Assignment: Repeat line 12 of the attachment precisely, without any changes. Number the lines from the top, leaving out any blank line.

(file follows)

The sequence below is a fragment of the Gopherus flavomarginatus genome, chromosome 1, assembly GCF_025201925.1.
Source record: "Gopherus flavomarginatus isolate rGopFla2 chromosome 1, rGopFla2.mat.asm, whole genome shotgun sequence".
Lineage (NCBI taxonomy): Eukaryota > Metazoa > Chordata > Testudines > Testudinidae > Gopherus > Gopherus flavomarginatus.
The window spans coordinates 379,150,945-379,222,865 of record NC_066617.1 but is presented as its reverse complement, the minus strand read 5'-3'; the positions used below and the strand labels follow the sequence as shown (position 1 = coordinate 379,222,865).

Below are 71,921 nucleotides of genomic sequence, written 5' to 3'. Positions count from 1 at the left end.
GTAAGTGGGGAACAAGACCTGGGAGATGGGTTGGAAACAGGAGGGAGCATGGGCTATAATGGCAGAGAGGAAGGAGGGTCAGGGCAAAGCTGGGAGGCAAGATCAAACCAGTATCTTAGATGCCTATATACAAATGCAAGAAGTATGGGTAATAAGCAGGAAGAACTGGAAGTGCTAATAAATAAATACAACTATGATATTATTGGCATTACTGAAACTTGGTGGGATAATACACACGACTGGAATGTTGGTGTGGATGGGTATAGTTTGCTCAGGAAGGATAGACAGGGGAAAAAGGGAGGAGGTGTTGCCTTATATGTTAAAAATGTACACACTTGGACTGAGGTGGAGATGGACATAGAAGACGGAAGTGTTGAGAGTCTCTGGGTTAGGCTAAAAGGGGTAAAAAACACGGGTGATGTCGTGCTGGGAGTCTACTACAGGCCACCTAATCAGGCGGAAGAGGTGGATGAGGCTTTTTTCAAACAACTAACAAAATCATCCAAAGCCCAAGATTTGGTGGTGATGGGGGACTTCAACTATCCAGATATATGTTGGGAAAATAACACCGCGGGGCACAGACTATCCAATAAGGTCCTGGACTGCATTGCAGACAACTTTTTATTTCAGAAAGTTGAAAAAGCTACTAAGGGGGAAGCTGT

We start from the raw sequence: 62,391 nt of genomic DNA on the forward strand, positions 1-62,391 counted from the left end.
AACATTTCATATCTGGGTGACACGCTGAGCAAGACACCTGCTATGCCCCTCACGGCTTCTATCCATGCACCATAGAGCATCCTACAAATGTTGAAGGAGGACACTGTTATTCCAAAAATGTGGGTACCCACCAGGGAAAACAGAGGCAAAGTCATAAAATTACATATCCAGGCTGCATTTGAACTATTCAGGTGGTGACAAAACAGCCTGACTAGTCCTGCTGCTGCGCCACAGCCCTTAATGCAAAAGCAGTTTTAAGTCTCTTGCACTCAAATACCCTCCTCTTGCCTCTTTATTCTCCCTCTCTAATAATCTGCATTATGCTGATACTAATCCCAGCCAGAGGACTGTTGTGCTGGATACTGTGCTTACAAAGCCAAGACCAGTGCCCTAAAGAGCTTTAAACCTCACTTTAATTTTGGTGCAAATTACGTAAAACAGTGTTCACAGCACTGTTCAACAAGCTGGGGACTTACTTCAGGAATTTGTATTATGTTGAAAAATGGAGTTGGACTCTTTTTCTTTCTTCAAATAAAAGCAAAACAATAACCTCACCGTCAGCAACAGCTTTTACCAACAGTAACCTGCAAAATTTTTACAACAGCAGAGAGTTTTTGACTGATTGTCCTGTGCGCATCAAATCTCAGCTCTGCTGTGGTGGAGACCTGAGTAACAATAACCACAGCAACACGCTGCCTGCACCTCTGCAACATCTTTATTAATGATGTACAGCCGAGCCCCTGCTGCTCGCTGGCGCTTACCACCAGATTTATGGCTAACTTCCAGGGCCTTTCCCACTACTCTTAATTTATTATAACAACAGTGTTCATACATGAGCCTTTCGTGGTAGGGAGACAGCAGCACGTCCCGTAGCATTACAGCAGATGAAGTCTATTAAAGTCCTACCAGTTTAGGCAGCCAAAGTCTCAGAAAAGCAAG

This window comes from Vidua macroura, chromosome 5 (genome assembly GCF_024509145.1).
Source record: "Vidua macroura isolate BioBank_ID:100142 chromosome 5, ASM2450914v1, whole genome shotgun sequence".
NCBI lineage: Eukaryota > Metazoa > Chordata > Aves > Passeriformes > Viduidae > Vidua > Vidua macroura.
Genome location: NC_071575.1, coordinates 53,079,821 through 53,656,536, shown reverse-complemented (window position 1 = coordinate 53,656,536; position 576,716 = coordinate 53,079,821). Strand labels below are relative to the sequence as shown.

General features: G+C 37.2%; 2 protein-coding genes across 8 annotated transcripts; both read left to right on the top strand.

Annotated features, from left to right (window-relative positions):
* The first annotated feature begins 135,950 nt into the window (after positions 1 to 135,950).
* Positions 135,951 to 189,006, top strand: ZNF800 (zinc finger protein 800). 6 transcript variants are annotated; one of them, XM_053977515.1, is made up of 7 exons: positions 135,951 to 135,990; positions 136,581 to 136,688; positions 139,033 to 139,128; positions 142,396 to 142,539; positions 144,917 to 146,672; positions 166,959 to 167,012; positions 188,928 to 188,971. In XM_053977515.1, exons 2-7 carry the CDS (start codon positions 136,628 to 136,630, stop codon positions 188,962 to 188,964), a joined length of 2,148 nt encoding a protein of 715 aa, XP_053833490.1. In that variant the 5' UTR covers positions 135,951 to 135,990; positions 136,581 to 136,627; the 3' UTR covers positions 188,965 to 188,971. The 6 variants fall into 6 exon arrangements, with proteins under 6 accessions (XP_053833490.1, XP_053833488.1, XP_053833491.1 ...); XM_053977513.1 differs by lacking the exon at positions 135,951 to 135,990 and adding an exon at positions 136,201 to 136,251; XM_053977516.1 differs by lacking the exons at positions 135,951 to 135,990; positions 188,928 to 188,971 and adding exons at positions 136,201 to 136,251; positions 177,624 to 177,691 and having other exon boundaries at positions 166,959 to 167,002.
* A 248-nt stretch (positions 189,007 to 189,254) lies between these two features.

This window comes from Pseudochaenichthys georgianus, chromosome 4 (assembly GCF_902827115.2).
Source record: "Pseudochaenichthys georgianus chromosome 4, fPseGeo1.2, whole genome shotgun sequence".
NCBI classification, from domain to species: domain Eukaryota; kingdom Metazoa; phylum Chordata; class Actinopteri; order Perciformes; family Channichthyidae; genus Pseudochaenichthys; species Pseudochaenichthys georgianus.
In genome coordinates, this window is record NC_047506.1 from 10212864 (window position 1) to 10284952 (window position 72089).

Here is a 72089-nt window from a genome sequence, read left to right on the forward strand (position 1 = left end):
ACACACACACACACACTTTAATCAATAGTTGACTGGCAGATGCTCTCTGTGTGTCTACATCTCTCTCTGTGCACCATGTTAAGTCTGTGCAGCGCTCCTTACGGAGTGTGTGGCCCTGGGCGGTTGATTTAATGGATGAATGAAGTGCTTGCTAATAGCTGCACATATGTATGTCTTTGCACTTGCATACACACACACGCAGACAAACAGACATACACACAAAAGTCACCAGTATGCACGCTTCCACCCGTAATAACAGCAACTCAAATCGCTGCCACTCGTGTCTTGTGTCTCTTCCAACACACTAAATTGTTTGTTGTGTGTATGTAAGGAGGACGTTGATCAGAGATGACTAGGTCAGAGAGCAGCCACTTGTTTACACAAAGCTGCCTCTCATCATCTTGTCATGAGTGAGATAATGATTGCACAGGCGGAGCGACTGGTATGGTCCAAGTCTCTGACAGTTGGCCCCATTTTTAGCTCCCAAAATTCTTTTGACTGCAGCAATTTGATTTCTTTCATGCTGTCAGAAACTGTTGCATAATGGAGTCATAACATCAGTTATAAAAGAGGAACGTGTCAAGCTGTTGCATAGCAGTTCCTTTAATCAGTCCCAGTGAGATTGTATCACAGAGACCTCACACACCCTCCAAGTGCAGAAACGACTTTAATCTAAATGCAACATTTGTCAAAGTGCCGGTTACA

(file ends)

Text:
Genome location: NC_071575.1, coordinates 53,079,821 through 53,656,536, shown reverse-complemented (window position 1 = coordinate 53,656,536; position 576,716 = coordinate 53,079,821). Strand labels below are relative to the sequence as shown.